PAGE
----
By Gary Firkins, Founding Director

Two stories in the news recently underlined just how poor golf’s reputation is and why, as an industry, it is still not proactive enough in communicating why it is relevant and beneficial to a diverse, contemporary audience.

Firstly, the Daily Telegraph carried a prominent headline ‘Muirfield Golf Club finally admits its first women members, 275 years after it opened.’

Secondly, the BBC reported that Scottish Natural Heritage has recommended that Menie links – which forms part of the Trump International Golf Links in Aberdeenshire – should lose its status as a nationally important protected environment. It reported sand dunes had been “destroyed”, causing permanent habitat loss.

These news stories reinforce all the old clichés: golf is a sexist, elitist game and bad for the environment, too.

While there are always two sides to every story – and Muirfield’s announcement was meant to be good news – the perception is negative. The problem for golf is that perception is reality.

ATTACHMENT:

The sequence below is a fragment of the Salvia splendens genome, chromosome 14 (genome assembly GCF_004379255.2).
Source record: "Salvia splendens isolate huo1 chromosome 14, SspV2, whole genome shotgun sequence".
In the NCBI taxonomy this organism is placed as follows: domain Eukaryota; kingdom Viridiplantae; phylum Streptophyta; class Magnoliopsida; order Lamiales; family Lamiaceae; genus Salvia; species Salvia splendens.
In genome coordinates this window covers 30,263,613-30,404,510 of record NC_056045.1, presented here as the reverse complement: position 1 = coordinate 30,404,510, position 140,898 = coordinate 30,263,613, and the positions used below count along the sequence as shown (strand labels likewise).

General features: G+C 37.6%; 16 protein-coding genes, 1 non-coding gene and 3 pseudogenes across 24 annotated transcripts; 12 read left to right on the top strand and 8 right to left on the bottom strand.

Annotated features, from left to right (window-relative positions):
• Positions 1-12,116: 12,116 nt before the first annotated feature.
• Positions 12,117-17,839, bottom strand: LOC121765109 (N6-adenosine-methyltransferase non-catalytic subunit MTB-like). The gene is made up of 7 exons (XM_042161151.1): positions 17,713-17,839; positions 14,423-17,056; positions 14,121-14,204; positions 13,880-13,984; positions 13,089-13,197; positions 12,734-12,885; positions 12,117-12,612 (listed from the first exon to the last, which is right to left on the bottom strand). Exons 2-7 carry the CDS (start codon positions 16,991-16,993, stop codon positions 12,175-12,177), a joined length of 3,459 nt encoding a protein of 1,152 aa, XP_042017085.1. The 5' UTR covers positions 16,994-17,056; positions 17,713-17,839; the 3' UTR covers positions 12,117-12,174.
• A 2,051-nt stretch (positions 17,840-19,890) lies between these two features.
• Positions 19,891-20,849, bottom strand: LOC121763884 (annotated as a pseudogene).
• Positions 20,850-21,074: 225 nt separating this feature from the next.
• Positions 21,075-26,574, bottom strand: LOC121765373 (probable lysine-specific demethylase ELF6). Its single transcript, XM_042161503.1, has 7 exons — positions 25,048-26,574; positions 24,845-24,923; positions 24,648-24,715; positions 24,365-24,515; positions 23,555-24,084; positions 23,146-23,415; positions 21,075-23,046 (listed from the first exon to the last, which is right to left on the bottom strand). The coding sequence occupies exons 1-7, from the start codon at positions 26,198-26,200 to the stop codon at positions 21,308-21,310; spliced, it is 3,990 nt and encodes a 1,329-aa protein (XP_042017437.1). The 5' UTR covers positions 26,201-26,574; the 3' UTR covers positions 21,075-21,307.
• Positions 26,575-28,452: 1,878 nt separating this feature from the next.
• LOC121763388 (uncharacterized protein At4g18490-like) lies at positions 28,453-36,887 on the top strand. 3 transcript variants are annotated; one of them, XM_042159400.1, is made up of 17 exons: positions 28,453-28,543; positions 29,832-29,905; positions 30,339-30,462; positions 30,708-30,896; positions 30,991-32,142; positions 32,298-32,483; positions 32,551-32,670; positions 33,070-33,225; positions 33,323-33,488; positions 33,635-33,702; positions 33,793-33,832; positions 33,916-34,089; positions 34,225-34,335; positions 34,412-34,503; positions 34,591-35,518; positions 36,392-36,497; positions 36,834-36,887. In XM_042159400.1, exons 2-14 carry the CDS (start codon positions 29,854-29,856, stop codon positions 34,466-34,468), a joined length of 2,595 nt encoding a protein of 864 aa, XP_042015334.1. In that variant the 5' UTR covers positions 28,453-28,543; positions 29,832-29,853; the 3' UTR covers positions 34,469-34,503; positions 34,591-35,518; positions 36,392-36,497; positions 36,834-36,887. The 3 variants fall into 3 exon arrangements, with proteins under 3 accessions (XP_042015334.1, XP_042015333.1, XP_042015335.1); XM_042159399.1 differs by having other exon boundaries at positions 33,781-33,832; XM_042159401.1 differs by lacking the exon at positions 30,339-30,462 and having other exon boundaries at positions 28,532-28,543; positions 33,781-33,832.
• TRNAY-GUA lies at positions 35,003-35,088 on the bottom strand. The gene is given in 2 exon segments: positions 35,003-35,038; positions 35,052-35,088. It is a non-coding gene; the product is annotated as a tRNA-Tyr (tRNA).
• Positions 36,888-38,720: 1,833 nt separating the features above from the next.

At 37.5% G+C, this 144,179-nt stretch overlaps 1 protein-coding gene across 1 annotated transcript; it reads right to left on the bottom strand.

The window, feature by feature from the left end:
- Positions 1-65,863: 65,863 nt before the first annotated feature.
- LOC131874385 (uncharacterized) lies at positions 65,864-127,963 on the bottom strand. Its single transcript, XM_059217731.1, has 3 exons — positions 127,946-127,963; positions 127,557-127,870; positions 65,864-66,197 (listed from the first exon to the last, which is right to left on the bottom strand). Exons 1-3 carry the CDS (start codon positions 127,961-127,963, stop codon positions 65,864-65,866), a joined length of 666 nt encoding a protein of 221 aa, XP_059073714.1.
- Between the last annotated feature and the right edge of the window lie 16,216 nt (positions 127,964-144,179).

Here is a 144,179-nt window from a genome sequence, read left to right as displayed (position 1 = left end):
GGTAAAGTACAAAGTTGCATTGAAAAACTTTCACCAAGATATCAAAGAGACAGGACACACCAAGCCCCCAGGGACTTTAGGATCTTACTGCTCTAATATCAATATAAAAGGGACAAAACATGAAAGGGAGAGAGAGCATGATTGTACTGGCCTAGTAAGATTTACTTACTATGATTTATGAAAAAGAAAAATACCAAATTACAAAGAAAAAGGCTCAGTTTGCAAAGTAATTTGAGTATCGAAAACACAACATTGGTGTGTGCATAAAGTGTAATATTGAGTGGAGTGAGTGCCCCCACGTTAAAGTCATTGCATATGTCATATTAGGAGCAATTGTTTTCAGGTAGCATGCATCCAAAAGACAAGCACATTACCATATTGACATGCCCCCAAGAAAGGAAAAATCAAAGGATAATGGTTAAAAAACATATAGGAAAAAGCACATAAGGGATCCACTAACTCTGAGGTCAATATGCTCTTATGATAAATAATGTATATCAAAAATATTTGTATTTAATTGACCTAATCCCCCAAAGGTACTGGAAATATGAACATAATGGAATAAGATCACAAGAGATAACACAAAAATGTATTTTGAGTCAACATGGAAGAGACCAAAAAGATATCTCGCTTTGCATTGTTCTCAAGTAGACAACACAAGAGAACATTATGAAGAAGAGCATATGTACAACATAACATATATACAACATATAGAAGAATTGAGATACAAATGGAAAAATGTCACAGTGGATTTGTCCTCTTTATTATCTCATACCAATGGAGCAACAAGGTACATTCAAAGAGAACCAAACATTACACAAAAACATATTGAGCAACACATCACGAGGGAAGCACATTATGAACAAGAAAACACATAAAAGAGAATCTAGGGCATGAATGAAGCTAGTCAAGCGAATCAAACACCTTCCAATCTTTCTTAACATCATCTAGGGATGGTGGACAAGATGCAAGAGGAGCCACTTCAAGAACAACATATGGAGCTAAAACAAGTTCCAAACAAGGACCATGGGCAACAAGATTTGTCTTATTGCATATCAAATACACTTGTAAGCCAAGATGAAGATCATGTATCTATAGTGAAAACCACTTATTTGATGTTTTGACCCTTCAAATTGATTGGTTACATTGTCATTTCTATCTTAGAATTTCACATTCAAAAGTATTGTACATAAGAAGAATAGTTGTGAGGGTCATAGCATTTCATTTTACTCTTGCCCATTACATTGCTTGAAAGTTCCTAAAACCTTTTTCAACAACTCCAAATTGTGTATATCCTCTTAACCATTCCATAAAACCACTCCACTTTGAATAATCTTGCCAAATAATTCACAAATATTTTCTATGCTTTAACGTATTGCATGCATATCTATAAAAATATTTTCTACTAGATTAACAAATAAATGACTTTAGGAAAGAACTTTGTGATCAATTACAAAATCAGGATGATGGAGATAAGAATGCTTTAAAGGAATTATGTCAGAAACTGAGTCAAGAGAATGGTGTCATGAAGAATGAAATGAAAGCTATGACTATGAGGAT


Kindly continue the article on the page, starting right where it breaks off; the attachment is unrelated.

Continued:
In my experience as a journalist and brand communications consultant, golf clubs and golf resorts are poor at communicating to their own members and customers, let alone the outside world.

So, it’s no surprise that the wider negative reputation of golf is often unfairly applied to all golf venues.

Yet there is an opportunity to tell a very different story.

Recent golf market research – including that published by Syngenta’s industry leading Growing Golf campaign – indicates women are very interested in taking up golf, attracted by the opportunity to spend time relaxing outdoors and socialising with family and friends.

Golf courses can also be precious ‘green lungs’, especially within urban areas, and important spaces for people to de-stress, benefiting biodiversity and recreation for both physical and mental health.

In short, golf has positive, relevant messages to communicate that would benefit its reputation at both the macro and micro levels.

Reputation matters, of course, because it has a direct impact on the value of a business and its ability to operate sustainably. (Think about the value to Muirfield of being an Open venue – and the commercial value of the Open to the R&A.)

But here’s a watch-out. Reputation doesn’t come from just saying the right thing; it’s what you do that really counts.

And from the right actions, come the right words.

 

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